Also at the conference, a group of 11 international rad-fem organizations, including
Catholics for a Free Choice and the National Coalition of American Nuns, circulated a
petition calling on the U.N. to remove the Holy See's Permanent Observer Status
because the Holy See "acts as a religious body, not a state." The move is the
continuation of an effort begun a year earlier when the pro-abortion Center for
Reproductive Law & Policy in New York published a paper criticizing the Holy See's
U.N. status and launched a similar petition drive.
The China connection
At first, many pro-lifers were puzzled that China should be chosen as the site of such a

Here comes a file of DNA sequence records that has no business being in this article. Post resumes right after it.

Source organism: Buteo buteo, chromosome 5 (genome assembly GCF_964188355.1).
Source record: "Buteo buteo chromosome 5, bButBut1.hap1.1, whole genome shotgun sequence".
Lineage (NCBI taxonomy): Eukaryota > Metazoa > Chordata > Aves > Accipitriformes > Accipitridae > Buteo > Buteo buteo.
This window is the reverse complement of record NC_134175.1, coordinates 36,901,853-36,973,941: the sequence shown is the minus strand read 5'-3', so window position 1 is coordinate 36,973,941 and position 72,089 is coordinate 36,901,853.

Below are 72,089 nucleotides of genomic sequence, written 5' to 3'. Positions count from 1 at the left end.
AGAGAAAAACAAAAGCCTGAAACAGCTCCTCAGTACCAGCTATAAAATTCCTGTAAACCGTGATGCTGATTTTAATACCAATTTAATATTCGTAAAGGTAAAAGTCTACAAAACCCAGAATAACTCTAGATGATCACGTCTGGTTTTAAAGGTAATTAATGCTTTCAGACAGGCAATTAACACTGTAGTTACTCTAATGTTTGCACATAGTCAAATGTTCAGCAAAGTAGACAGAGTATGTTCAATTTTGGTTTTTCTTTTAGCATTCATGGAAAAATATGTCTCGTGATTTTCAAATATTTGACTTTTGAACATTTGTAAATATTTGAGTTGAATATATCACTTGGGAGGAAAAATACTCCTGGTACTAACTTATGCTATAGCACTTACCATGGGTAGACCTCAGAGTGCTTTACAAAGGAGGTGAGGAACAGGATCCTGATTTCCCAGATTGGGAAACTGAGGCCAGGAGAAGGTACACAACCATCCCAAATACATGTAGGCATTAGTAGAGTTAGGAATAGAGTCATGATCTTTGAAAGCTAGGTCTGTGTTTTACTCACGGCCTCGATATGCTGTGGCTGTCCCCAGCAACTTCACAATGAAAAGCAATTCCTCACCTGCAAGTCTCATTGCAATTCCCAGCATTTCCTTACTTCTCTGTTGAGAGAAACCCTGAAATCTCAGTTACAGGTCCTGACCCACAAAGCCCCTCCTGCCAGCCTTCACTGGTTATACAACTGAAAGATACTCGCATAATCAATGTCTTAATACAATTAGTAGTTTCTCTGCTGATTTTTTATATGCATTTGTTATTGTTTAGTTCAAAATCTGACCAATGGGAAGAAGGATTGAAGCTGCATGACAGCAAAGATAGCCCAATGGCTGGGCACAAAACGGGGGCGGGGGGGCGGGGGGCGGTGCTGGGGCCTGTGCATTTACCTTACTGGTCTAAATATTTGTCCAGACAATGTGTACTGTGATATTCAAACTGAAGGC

conference. After all, China is the nation with the world's worst human rights record
for women. There, the one-child policy is vigorously and often brutally enforced.
Women pregnant with second or third children are dragged into facilities where their
children are forcibly ripped from their wombs. Couples who flee are hounded down
Other family members are subjected to harassment and abuse. Forced sterilizations,
monitored menstrual cycles and coercive police state "family planning" are
commonplace. Culturally, male children are preferred over female children and
(although the government officially frowns on the practice) sex-selected abortions are
not uncommon. If they can only have one child, many couples want to make sure it's a
boy. If twins are detected, one must die.
While it at first seemed a most unlikely choice, China was a perfect backdrop for the
FWCW, since discussion of its barbaric practices was virtually muted. The pro-abortion
Western media wasn't about to make it a major angle to the story, although a fair and